Won’t Someone Think of the Links?

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Anything but the links!

This week Google’s search blog, Inside Search, announced a number of changes that were rolled out during February. Apparently one of them was about links. Unsurprisingly, this change was the one that received the most immediate attention, and generated the largest number of blog posts. Which is not too bad for a single paragraph that really does not say a lot:

Link evaluation. We often use characteristics of links to help us figure out the topic of a linked page. We have changed the way in which we evaluate links; in particular, we are turning off a method of link analysis that we used for several years. We often rearchitect or turn off parts of our scoring in order to keep our system maintainable, clean and understandable.

More than just about a Link

Despite first impressions, there were other changes in the list of 40 updates. These include some related to image search, query freshness, spiking topics and news, as well as a range of language and product updates. While links were only mentioned in one update, image search was in four, and content freshness and emerging queries were covered in five.

Fresher, Timelier Results?

It was hard not to see intent in the changes relating to finding fresh content and identifying emerging search trends. With Search, plus Your World, and how Google has used Twitter in the past to power a real time search product, it is easy to assume that Google may be looking at using social and behaviour signals to modify rankings on a short time scale. The main updates that seemed to fit this were:

  • Interval based history tracking for indexing. [project codename “Intervals”] This improvement changes the signals we use in document tracking algorithms.
  • Disabling two old fresh query classifiers. [launch codename “Mango”, project codename “Freshness”] As search evolves and new signals and classifiers are applied to rank search results, sometimes old algorithms get outdated. This improvement disables two old classifiers related to query freshness.
  • Fresher images. [launch codename “tumeric”] We’ve adjusted our signals for surfacing fresh images. Now we can more often surface fresh images when they appear on the web.
  • Improvements to freshness. [launch codename “iotfreshweb”, project codename “Freshness”] We’ve applied new signals which help us surface fresh content in our results even more quickly than before.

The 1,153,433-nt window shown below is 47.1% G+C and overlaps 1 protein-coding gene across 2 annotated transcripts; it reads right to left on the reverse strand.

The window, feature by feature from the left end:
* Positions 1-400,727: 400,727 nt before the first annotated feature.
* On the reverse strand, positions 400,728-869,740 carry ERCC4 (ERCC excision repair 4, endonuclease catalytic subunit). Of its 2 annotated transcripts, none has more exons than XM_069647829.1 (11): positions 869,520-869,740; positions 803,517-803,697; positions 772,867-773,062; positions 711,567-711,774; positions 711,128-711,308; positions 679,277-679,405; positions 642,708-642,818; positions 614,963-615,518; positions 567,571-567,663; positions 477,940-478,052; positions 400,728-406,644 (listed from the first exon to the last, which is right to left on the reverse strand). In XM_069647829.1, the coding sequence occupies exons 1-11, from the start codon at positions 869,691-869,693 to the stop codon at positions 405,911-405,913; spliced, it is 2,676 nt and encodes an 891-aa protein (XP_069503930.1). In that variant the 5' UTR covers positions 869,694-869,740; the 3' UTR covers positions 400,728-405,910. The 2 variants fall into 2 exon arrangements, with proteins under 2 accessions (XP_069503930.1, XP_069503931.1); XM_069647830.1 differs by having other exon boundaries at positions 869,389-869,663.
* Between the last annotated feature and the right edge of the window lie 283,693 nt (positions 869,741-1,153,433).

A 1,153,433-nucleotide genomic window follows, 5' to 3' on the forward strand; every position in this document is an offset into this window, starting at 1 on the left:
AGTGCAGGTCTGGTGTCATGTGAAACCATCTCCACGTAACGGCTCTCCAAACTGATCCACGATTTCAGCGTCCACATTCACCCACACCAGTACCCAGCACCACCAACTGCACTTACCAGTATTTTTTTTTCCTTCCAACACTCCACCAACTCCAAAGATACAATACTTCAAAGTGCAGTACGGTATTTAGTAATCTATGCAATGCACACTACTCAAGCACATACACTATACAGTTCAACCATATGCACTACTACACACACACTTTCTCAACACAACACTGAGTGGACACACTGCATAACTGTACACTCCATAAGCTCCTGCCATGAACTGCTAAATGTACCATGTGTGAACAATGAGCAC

• Consolidation of signals for spiking topics. [launch codename “news deserving score”, project codename “Freshness”] We use a number of signals to detect when a new topic is spiking in popularity. This change consolidates some of the signals so we can rely on signals we can compute in realtime, rather than signals that need to be processed offline. This eliminates redundancy in our systems and helps to ensure we can continue to detect spiking topics as quickly as possible.

Once you assume that because these updates appear in the same document they must be related, the changes taken together seem to hint at refining systems for making search more responsive. The updates appear to touch on three different systems: methods for finding new content, methods for assessing a document’s changes over time and a method for identifying emergent search trends.

Building a Better Google News Service

To leave assumptions behind and take a flying leap towards baseless speculation, obviously Google intends to create a search experience capable of responding to spiking topics by altering the temporal range of the content in its results. A search query like ‘Brisbane Floods’ would be a good example.

Spiking Search Query

Prior to January 2011 the best results for this query would have been historic references, most likely to the 1974 floods. To be relevant and useful, the content would not have to be recent, and the results would not need to be temporally sensitive. In January 2011 that changed, and as the Brisbane River broke its banks, the 1974 floods were no longer the most relevant result for that query.

Anecdotally in Brisbane the sites in the SERPs did change in response to new information being generated, and to social media activity around certain sites driving link creation. This process occurred over a few days as the older content was replaced by news and a few purpose-built pages responding to the event. Imagine if Google could respond faster, and on a more personalised level?

Speculation isn’t very useful

However that is just speculation, and what’s worse, speculation in a vacuum. Google is on record saying it makes hundreds of changes to their search products every year, and just because a number of these changes happen close to each other in time does not mean they are related. It is worth reading Google’s blog post, even just to be aware of some of the more specific updates, such as the International Update to Shopping Snippets and improvements to their flight search product.

However, concluding that link building has changed forever on the basis of one vague paragraph of text, or concluding that Google will become a responsive news service, might be reaching a little too far.

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